The threat of being held liable for incorrect IR35 decisions (along with the perceived burden of carrying them out) has led some businesses to ban contractors altogether.
However, insisting that all contractors work via umbrella companies or become employees - which means the IR35 rules are no longer a consideration - are not the right ways to go about the reform.
They will see businesses needlessly absorb the costs involved with hiring employees. This is unnecessary given that in our experience 91 per cent of thousands of contractors Qdos have assessed on behalf of businesses - following a rigorous and independent IR35 status review - belong outside IR35 in our expert opinion.
So if imposing blanket contractor bans and, in and worse, even non-compliant cases, deeming all contractors inside IR35 irrespective of status is not the right thing to do, what is?
And how can businesses compliantly implement the changes, making sure they mitigate the risk they will soon carry while retaining the skills and flexibility of contractors?
I’ll run through the key steps firms should take now.
Assess IR35 status with reasonable care
When the changes land on 6 April, all contractors - whether existing or newly engaged - must have had their IR35 status determined with ‘reasonable care’.
HMRC’s definition of ‘reasonable care’ is still, despite the release of detailed guidance, open to interpretation. But generally speaking it means businesses need to carefully consider the specific factors which lead to an IR35 decision. In other words, they cannot simply place all contractors inside IR35 - or outside IR35 for that matter - without having examined the details of the engagement.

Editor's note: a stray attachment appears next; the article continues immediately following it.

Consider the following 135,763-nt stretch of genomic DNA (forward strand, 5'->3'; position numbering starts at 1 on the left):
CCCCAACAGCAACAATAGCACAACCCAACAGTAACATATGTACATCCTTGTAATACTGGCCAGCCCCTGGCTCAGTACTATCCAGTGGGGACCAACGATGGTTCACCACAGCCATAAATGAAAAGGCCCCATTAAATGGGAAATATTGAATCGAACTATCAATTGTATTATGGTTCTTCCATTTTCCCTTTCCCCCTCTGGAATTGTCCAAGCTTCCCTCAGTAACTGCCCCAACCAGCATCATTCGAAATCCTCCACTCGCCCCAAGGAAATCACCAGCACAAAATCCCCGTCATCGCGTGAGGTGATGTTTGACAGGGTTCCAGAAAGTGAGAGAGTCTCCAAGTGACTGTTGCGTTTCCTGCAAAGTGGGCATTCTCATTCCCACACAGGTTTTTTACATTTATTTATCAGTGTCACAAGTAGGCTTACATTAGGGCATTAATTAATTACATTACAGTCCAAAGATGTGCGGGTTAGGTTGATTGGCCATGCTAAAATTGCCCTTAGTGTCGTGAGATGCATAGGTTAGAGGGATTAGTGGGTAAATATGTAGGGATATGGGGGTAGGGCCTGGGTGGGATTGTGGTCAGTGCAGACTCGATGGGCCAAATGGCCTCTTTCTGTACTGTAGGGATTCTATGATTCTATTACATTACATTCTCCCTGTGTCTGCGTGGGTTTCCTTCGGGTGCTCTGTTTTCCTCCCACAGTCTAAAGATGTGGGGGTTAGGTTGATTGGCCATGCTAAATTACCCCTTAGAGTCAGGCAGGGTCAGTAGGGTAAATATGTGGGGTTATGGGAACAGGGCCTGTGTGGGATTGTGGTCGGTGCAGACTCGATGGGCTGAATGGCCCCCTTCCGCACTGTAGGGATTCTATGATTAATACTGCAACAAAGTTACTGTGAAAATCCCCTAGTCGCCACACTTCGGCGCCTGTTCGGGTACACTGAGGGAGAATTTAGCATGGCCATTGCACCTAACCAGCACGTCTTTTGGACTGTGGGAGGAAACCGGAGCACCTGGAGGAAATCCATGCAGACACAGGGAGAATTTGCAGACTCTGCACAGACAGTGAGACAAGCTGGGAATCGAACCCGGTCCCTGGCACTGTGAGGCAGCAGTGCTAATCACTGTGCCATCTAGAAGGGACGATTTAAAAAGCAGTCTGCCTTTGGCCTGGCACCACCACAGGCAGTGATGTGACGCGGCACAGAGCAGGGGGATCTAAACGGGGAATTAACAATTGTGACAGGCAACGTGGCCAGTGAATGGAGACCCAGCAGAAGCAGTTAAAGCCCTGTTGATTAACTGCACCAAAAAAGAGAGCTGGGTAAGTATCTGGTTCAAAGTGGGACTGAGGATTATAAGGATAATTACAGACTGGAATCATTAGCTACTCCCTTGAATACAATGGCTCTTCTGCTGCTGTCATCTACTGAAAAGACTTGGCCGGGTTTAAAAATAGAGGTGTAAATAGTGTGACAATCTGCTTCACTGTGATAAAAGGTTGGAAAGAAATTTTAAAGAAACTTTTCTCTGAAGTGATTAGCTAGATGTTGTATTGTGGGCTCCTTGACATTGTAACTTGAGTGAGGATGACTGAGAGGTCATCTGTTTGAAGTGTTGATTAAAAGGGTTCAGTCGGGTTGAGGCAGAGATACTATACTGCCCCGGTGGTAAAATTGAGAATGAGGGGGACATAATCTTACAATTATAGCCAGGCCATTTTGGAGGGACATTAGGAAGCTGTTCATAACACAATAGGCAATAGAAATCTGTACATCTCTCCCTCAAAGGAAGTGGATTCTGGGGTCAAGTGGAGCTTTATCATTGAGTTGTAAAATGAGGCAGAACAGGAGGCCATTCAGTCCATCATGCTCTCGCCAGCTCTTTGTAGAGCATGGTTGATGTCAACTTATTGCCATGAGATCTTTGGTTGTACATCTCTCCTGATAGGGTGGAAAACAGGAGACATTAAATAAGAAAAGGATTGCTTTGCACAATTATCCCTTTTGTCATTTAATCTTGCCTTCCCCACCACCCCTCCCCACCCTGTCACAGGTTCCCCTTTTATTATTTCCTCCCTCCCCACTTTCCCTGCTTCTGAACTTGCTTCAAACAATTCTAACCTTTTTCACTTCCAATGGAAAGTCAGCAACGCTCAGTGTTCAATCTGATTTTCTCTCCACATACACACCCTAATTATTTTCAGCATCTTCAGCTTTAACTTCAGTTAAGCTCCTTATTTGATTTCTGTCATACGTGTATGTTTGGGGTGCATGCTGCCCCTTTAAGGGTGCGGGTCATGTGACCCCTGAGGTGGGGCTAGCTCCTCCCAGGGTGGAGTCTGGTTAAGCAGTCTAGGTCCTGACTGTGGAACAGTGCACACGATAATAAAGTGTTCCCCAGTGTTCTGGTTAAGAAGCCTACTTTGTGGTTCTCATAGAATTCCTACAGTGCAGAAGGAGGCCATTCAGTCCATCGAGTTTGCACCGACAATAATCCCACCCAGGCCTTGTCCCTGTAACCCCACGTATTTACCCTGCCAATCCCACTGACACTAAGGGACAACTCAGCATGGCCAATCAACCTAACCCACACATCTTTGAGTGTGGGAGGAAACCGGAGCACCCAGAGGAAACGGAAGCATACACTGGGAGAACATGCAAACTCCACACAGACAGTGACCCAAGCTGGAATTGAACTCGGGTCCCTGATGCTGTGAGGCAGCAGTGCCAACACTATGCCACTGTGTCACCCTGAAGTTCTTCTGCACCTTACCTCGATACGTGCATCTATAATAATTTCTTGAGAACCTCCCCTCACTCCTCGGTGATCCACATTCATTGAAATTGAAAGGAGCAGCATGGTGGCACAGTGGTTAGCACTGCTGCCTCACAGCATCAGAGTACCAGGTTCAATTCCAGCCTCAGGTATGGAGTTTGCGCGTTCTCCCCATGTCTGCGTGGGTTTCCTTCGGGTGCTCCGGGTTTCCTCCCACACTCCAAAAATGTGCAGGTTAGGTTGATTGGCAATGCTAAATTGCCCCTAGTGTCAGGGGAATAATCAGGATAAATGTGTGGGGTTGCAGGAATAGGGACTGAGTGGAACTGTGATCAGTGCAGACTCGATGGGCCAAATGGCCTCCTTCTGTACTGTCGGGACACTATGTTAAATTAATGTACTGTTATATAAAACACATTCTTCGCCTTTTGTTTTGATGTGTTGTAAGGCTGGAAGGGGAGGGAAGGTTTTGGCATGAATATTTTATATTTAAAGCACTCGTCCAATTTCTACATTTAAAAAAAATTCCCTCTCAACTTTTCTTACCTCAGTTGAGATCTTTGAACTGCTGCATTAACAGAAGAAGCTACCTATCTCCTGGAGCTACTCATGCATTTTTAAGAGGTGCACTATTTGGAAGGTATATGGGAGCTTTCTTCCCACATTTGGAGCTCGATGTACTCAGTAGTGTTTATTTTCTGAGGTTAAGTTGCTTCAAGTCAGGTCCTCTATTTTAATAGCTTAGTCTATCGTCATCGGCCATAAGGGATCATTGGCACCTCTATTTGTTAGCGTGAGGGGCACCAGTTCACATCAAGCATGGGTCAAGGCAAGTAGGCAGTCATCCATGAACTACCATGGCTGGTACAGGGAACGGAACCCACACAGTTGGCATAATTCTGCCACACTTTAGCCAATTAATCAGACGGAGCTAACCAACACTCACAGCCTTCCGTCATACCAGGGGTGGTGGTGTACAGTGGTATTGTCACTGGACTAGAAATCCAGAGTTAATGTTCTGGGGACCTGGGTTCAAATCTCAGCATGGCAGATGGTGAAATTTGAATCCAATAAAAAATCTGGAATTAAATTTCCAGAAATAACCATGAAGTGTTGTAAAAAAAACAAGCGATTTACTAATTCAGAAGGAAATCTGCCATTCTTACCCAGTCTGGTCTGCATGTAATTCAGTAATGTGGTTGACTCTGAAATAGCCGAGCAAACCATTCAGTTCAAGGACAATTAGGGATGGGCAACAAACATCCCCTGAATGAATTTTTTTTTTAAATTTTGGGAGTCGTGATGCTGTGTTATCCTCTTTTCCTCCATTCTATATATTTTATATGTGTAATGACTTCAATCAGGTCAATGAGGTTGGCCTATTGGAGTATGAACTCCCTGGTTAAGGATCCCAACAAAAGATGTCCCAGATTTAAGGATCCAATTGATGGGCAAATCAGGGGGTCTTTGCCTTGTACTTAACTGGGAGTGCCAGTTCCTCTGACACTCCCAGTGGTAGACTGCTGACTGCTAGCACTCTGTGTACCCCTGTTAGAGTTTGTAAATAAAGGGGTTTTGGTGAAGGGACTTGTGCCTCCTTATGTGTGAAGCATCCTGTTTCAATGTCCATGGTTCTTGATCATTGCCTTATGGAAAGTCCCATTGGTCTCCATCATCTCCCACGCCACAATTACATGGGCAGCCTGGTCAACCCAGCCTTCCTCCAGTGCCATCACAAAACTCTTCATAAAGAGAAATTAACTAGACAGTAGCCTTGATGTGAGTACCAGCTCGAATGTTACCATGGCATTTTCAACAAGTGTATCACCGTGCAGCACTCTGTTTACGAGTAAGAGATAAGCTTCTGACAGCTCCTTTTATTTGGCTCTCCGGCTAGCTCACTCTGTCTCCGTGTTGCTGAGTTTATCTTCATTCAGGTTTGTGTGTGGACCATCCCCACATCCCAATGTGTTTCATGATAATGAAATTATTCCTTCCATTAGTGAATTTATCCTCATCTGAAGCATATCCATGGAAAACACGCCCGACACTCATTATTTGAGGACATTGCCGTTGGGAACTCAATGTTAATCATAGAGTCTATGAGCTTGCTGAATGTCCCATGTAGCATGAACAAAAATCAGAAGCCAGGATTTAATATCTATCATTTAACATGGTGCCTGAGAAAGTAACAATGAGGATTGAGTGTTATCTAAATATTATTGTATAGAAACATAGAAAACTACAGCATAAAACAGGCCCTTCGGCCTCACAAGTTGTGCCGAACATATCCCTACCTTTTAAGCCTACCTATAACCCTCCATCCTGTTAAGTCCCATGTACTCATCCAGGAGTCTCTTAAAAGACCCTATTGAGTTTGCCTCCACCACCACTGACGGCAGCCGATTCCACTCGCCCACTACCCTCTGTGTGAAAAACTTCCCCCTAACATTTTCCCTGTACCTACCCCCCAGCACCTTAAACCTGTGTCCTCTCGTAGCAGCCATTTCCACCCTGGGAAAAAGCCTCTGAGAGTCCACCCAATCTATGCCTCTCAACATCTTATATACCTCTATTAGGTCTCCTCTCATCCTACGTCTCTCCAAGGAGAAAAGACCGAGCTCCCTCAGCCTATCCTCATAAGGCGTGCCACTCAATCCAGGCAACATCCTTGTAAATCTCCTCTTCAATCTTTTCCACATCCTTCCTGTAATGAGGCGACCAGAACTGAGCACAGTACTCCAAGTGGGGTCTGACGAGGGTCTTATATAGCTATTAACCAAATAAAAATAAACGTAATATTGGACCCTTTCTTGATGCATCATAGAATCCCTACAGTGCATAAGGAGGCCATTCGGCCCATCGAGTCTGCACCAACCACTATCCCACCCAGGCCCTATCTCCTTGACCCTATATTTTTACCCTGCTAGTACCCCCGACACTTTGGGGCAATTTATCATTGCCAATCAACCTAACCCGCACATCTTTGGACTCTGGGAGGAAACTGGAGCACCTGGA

There are a number of ways businesses can ensure ‘reasonable care’ - whether by engaging a third party specialist to assess the status of contractors or using HMRC’s Check Employment Status for Tax tool (CEST) - although I would strongly advise against relying on the government’s technology.
Despite what HMRC say, CEST is not completely aligned with IR35 case law, overlooks key aspects of the IR35 legislation, has been dismissed in court and cannot provide an answer nearly 20 per cent of the time. For these reasons (and there are plenty more), relying solely on HMRC’s flawed tool endangers IR35 compliance, believe it or not.
Fortunately, it is not mandatory, which is why I recommend that companies steer clear of it entirely.
Issue Status Determination Statements (SDS)
Having assessed IR35 status, end clients must then inform contractors of their position via a Status Determination Statement (SDS). This can be an email or document outlining the deemed IR35 status and the reasons for this particular decision. It should be sent to the contractor and the second party in the supply chain, which is usually the recruitment agency.